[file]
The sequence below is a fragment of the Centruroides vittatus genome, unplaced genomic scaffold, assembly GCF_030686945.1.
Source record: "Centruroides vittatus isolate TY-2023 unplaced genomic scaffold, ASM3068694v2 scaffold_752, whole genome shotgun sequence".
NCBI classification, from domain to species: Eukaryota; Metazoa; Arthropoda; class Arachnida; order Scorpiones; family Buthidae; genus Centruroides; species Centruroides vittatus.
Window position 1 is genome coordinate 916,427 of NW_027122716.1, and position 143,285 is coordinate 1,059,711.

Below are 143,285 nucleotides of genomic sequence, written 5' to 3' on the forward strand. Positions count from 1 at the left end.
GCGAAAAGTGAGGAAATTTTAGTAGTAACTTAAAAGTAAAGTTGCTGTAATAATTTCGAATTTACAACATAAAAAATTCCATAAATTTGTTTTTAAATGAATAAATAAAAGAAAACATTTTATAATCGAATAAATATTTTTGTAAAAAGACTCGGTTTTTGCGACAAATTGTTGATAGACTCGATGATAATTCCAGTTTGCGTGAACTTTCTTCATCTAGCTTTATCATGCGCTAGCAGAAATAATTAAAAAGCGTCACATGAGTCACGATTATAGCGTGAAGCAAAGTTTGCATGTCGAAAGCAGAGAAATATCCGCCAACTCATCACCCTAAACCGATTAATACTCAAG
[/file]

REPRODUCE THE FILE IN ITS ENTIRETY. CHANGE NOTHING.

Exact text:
The sequence below is a fragment of the Centruroides vittatus genome, unplaced genomic scaffold, assembly GCF_030686945.1.
Source record: "Centruroides vittatus isolate TY-2023 unplaced genomic scaffold, ASM3068694v2 scaffold_752, whole genome shotgun sequence".
NCBI classification, from domain to species: Eukaryota; Metazoa; Arthropoda; class Arachnida; order Scorpiones; family Buthidae; genus Centruroides; species Centruroides vittatus.
Window position 1 is genome coordinate 916,427 of NW_027122716.1, and position 143,285 is coordinate 1,059,711.

Below are 143,285 nucleotides of genomic sequence, written 5' to 3' on the forward strand. Positions count from 1 at the left end.
GCGAAAAGTGAGGAAATTTTAGTAGTAACTTAAAAGTAAAGTTGCTGTAATAATTTCGAATTTACAACATAAAAAATTCCATAAATTTGTTTTTAAATGAATAAATAAAAGAAAACATTTTATAATCGAATAAATATTTTTGTAAAAAGACTCGGTTTTTGCGACAAATTGTTGATAGACTCGATGATAATTCCAGTTTGCGTGAACTTTCTTCATCTAGCTTTATCATGCGCTAGCAGAAATAATTAAAAAGCGTCACATGAGTCACGATTATAGCGTGAAGCAAAGTTTGCATGTCGAAAGCAGAGAAATATCCGCCAACTCATCACCCTAAACCGATTAATACTCAAG